“It is the policy of the United States that the Social Security card shall not be used as a national identification card.”
So reads the last line of the Illegal Immigration Enforcement and Social Security Protection Act of 2007. The bill would put an encrypted machine-readable electronic identification strip on each Social Security card, which would enable employers to access an “Employment Eligibility Database” at the Department of Homeland Security. The database would include the citizenship status of every Social Security card holder.
Employers who hired someone without checking this … national Social Security identification card … against the Department of Homeland Security’s database would be punished. (Must remember: “It is the policy of the United States that the Social Security card shall not be used as a national identification card.”)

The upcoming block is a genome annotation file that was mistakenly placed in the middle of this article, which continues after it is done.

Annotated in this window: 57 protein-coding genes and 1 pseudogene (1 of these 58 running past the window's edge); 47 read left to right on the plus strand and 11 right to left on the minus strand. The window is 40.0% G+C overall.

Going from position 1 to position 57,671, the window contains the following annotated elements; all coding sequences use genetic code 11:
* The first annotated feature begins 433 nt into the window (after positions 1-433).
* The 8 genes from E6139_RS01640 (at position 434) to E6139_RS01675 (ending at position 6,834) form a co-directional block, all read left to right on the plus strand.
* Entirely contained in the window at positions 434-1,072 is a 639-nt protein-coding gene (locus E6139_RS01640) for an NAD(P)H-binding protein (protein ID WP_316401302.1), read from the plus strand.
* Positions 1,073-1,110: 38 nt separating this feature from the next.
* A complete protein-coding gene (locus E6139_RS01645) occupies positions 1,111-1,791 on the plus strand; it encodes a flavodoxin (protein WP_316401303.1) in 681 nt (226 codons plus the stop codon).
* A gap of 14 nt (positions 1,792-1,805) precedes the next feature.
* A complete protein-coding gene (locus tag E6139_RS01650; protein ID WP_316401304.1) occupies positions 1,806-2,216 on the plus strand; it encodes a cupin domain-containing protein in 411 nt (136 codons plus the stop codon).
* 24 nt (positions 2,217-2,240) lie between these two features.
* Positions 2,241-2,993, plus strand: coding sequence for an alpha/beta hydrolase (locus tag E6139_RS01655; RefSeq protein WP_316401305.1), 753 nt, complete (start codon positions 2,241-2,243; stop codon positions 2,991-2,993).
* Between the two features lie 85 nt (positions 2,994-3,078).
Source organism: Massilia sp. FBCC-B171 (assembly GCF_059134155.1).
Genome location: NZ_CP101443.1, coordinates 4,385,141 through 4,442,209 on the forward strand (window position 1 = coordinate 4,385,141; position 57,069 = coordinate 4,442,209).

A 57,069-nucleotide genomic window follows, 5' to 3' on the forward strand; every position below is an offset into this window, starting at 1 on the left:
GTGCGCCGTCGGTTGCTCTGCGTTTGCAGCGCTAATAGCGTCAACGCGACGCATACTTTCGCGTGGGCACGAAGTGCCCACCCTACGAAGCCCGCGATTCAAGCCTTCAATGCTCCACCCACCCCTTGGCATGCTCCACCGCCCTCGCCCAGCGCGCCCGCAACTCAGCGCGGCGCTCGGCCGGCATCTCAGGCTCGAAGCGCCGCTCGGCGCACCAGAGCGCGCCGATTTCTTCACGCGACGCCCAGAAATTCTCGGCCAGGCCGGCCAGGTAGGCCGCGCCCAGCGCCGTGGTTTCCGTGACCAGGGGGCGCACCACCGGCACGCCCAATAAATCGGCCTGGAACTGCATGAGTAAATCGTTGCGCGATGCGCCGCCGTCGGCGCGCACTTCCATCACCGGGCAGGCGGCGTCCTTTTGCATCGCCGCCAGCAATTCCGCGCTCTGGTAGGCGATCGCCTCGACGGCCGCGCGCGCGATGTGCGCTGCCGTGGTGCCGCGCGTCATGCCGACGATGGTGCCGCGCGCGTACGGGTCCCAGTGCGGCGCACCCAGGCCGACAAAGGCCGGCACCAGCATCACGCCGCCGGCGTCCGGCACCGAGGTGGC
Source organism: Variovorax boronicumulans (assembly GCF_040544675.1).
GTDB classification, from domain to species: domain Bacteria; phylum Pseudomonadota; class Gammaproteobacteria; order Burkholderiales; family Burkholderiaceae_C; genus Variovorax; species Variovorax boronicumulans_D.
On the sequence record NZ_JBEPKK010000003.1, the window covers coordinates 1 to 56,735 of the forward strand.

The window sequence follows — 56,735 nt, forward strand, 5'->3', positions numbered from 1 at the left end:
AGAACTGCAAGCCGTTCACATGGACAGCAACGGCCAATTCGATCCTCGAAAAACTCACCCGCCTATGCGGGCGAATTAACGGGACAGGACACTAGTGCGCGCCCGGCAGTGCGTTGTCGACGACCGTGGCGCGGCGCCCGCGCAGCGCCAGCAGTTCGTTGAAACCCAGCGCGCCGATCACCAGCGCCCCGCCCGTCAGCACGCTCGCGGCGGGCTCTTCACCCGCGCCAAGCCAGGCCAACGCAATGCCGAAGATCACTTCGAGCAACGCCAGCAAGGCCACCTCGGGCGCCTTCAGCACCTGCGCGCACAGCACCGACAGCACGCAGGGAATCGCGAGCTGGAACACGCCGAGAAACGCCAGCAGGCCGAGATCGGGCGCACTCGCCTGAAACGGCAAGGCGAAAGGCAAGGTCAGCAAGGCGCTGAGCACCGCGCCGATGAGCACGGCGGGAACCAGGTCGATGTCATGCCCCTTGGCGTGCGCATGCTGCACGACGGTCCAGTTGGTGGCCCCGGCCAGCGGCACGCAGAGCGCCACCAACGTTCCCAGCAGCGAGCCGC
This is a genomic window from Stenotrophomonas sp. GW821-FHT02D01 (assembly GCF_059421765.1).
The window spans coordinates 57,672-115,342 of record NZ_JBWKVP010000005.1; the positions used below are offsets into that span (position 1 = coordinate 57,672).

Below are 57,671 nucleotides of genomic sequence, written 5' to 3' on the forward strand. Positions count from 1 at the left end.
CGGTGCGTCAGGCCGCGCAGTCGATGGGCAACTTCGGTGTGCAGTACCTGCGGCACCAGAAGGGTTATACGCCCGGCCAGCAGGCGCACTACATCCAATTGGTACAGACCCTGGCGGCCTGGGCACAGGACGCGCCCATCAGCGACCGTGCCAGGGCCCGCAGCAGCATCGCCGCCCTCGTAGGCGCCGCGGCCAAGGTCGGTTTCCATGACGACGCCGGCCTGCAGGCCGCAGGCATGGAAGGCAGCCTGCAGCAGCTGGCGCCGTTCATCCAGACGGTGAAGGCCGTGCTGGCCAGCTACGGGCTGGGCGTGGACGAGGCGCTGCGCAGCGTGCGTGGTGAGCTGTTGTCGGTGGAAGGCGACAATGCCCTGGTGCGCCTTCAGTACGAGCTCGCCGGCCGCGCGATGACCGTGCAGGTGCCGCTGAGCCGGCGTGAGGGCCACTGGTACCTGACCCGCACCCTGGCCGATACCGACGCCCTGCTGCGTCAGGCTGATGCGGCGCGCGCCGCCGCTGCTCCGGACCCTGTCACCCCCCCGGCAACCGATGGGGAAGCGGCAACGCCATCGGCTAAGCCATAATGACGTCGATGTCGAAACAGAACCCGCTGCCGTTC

So goes the push for “internal enforcement” of immigration law — sure to be an important topic in the immigration debate this year.
The national ID law that is now in place, the REAL ID Act, is a reaction to the terror attacks of 9/11, and the assumption that knowing who someone is tells us what that person plans to do.
But the REAL ID Act is in retreat. With states bridling at the burden they’ve been asked to bear in order to implement the act, legislation to repeal REAL ID was introduced late last year, and it is likely to be re-introduced soon.
The next wave of the ID debate will be about immigration.
On Thursday, January 18th, we’ll be having a lunch-time book forum here at Cato on my book, Identity Crisis: How Identification is Overused and Misunderstood. I will present the book, and I have invited two interesting commentators — skeptics of different parts of my theses — to weigh in.
Please join us for what I hope will be an interesting discussion of identity issues, and a preview of an important part of the coming immigration debate.
Register for the book forum here.